Sometimes fans assume that football is more complicated than it is. Yes, modern passing schemes require hours of film study and practice-field reps to get the timing down. But no matter the complexity (or simplicity) of a team's offense, it comes down to throwing and catching the football.
"It doesn't matter if I'm getting hit or not, I make the catch," Miller said.
He started the first day of spring, displaying a fierce determination to catch the football no matter what. And Miller will emerge from spring drills listed as one of the Tide's top four receivers.
Tide Offensive Coordinator Dave Rader has been impressed by the effort. "You've got to give ‘props' to Matt Miller," Rader said. "Some of the things that Matt does are obvious to the fans, but a lot of the time they don't see what he does in the run game.
"He's a strong blocker."
2004 will mark Miller's fourth season on campus, and he knows better than most how tough it is for a walk-on to earn playing time on the field. He saw action in 11 games last season--but his snaps were on special teams. Now consistently taking reps with the first-team offense, Miller has been walking on air.
"It's been a real blessing," he acknowledged. "I wake up every morning with a smile on my face. This is what I've dreamed about. Just having the opportunity--I thrive on it. I don't want to mess up. I make myself nervous sometimes over little stuff."
Miller's ties to Alabama run deep. Father (Noah Dean, '73), grandfather (Floyd, ‘48-'49) and brother (Marc, ‘01-'02) all played for the Tide. And two generations plus of Millers own degrees from The Capstone.
Like his brother Marc, Matt originally arrived on campus playing quarterback. Also like Marc, he's already contributed on special teams. But Matt is looking for more.
"The way I look at it there's nothing I can do to make the coaches look bad," Miller said in explaining his spring philosophy. "I don't have to make spectacular plays, but I'm not making a negative. I go full-out on every play. I want to let the coaches know that I want it more than anybody out there."
Miller knows the drill. Most walk-ons are lucky if they make it onto the field at the end of games during mop-up duty. But with Bama's desperate need at wide receiver, he's aiming for more.
"It all started in winter workouts," he related. "That was our team conditioning drills. I've been here for three coaches, and with every coach--even with the littlest thing like a wind sprint--I want to finish first. I'm not the fastest guy, but I want to finish first."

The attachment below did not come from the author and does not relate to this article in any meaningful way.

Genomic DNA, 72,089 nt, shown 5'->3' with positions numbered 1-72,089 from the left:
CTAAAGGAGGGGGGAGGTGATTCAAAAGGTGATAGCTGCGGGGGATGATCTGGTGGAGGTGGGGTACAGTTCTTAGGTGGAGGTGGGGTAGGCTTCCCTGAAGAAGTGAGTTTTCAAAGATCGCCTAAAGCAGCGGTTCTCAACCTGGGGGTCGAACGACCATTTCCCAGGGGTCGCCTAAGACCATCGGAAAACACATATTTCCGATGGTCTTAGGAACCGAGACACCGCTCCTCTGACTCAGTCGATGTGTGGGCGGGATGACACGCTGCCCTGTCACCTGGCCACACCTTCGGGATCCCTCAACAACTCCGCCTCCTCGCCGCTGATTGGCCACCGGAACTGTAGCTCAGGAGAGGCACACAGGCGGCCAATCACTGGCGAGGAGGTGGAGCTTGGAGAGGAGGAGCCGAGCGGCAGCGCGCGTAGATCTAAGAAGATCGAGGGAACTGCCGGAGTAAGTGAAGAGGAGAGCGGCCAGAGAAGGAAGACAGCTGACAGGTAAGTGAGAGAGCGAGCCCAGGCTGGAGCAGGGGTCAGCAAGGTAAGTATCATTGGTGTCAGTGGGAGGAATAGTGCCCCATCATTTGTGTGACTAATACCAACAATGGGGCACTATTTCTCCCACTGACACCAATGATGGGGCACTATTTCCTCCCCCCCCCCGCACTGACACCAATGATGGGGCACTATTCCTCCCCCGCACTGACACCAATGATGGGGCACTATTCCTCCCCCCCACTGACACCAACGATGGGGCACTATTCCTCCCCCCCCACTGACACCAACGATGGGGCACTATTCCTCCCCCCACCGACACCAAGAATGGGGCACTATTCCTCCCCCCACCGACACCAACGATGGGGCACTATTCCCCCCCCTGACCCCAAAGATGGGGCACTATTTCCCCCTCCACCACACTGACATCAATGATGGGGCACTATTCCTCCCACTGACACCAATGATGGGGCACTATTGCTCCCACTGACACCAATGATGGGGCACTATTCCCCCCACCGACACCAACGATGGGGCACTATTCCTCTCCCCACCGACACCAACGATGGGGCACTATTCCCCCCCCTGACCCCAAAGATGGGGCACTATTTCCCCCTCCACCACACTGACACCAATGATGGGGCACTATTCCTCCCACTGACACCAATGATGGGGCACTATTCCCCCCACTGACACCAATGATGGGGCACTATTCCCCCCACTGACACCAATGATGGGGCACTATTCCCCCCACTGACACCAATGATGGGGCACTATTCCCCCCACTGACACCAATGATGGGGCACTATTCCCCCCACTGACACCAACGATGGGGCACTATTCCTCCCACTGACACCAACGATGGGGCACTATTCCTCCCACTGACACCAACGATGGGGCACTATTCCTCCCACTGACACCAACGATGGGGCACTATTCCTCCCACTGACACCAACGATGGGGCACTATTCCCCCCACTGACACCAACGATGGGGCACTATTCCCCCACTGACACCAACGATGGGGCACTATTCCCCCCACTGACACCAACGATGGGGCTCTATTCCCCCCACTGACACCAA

Miller knew that Mike Shula and his staff would be looking for athletes willing to pay the price.
He continued, "Winter conditioning got the ball rolling. I knew the coaches were watching closely. I wasn't going to let myself slack off. I want to finish with flying colors. Let them see that I'm the real deal and that I want to play."
Standing a legitimate 6-3 and weighing right at 200 pounds, Miller presents a bigger target than most of Bama's top wideouts.
He talked about his role. "I really think I am the across-the-middle guy now," Miller said. "We have a ‘bronco' slot with four wide receivers. It starts sometimes with me in the backfield. I'm comfortable there, having to beat a linebacker. Then I'll slip across the middle and take a hit on a dive play.
"I know my limitations. I'm not the go-to guy on third-and-fifteen with them trying to go deep. I see myself as that inside guy. The blocker."
Miller understands that everyone can't be a star, but he also knows that there is plenty of work for athletes willing to play a specific role. In Bama's first scrimmage two weeks ago, he showed fans at Bryant-Denny Stadium what he had been showing on the practice fields, catching three passes for 40 yards. Last week in 7-on-7 work, Miller hauled in two touchdown passes from Brodie Croyle.
"I came in as a quarterback, but I'm much happier (at wideout)," he continued. "We've got some smaller, quick, big-play receivers: Tyrone Prothro, Matt Caddell, ‘Lil B' (Brandon Brooks). They're all real quick guys with great footwork. But sometimes you need a bigger target going across the middle."
A fourth-year junior, Miller also plays the role of veteran to the Tide's mostly young receiving corps.
He commented, "Me and ‘Lil B,' we both came in together and stuck together. We've gotten close the past couple of years. Being in the top group and working with the younger guys is good. Everybody is coming along slowly but surely."
Currently listed no worse than second-string on the depth chart, it's possible that Miller will be considered for a scholarship next fall. "I haven't heard anything, but I hope so," he acknowledged. "Marc would have had one his fifth year, but he left (for Dental School)."
Miller knows he's not the fastest or most talented athlete playing receiver. And next fall several extremely gifted candidates are set to join the squad. But so long as there is a role for him on the team, he's more than happy to play it.
"He's a big young man; Matt Miller is going to help us," Rader stated firmly. "He's been in the right position this spring and has made several nice catches. You like having Matt Miller around."
"I'll be a role player; I don't care about that," Miller concluded. "My dream is to play for Alabama. Whatever I need to do, I'll do."